Resolving Toxic Upsets: Quats in Wastewater

  • MDG
  • October 15, 2020

Earlier in this article series, we touched on how bioaugmentation treatments for wastewater have been around for 50+ years to help resolve toxic upsets. We also explored how Bacillus, a certain genus of bacteria that can be used in microbial treatments, are resilient to oxidizers.

Today, we’ll examine how Bacillus are resistant to another powerful but non-oxidizing anti-microbial: Quats.

What are Quats?

Quaternary ammonium compounds (QAC, also referred to as “Quats”) are potent disinfectant ingredients found in both household and industrial cleaners. Some common examples are benzalkonium chlorides (BAC, BZK, BKC), alkyl dimethyl benzyl ammonium chlorides (ADBAC) and several other compounds identified by the words ‘ammonium chloride’ at the end of their names.

How They Work

Quats kill bacteria by puncturing or disorganizing the cell membrane, leading to interior component leakage and ultimately cell death. The use of Quats is especially common in food processing plants as tools for combating bacterial growth and contamination in the end-product. While this is effective for facility sanitization, it can potentially lead to problems in wastewater systems as they depend upon their inherent microbial community to function properly.

Effects in Wastewater

When a toxic substance like a Quat enters a wastewater system, it can drastically alter the microbial community, having a potentially major negative impact on the entire system. The main job of bacteria in wastewater is to digest organic material and remove it from the water. If a large portion of the bacterial population is wiped out by Quats, it can dramatically slow treatment, leading to disfunction and costly recovery expenses.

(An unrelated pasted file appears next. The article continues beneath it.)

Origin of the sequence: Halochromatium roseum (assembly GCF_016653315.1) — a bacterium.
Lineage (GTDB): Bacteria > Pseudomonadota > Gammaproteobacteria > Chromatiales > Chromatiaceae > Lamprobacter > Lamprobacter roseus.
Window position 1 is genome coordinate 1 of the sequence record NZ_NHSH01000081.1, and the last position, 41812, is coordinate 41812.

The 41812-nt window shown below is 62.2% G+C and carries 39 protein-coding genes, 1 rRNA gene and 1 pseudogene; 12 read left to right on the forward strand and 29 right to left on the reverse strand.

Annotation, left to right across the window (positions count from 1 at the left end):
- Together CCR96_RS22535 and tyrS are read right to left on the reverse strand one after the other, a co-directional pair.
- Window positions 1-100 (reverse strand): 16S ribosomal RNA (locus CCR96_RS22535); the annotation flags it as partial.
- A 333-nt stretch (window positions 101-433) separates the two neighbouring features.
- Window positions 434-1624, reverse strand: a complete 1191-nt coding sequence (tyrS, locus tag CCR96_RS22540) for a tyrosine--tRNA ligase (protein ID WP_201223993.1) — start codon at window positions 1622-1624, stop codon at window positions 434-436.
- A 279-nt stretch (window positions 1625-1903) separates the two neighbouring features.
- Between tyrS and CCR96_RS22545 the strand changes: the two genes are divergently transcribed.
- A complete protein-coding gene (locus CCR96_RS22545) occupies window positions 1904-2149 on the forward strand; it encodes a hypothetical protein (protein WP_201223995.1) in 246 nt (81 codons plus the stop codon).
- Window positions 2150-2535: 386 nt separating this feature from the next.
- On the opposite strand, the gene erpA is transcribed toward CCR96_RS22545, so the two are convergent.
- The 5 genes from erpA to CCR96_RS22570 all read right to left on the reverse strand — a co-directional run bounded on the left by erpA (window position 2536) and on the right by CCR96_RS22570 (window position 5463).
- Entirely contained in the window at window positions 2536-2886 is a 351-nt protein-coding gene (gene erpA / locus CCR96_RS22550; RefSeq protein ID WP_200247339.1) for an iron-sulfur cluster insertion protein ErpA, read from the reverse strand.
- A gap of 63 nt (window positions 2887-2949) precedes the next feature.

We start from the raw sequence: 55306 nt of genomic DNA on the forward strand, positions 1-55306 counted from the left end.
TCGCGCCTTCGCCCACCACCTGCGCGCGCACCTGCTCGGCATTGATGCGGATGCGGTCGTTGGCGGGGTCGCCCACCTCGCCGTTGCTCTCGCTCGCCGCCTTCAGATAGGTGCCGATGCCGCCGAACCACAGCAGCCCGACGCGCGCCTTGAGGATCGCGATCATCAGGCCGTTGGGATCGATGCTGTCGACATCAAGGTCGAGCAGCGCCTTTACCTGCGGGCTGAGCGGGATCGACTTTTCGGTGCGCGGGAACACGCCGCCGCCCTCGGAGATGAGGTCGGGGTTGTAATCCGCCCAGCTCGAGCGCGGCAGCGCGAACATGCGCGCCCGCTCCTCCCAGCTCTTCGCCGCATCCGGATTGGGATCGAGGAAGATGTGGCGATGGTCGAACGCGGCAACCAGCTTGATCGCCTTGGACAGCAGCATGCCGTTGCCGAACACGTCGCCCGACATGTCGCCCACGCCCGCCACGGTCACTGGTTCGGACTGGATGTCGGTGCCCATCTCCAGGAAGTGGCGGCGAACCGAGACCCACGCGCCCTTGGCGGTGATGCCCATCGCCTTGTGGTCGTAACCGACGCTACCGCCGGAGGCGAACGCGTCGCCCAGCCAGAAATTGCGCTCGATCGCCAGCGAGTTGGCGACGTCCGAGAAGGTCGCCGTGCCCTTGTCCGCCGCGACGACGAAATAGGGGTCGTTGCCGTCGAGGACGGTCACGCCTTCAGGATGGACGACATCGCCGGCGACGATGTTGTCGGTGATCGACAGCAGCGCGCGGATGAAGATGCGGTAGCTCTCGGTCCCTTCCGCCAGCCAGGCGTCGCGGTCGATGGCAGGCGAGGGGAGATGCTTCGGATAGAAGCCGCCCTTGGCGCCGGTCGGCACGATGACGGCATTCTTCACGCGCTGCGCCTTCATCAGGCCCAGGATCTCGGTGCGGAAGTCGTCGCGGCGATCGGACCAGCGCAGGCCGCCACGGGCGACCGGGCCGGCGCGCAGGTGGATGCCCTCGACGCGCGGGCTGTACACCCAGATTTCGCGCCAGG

Resolving Toxic Upsets

To help resolve toxic upsets, wastewater facilities can treat their systems through bioaugmentation with Bacillus. Some Bacillus strains can survive high levels of Quats as well as degrade some quats into less toxic compounds. Additionally, some Bacillus can produce an enzyme called amine oxalase that gives them the ability to cleave Quats into smaller compounds with a much lower level of toxicity. The whole microbial community is involved in getting the wastewater environment back to where it was prior to an upset and the presence of Bacillus can give the system the kickstart it needs.

The below experiment (Figure 1) illustrates the recovery that’s possible with our Bacillus-based treatment Biotifx®. In the untreated wastewater sample containing Quats, the microbial community struggled to grow. The Biotifx treated community recovered quickly resulting in minimal performance interruption.

Figure 1: Bacterial growth in wastewater challenged with varying levels of Quats with and without Biotifx treatment.

For more information about our Biotifx products and distribution program, contact us and one of our wastewater experts will reach out to you.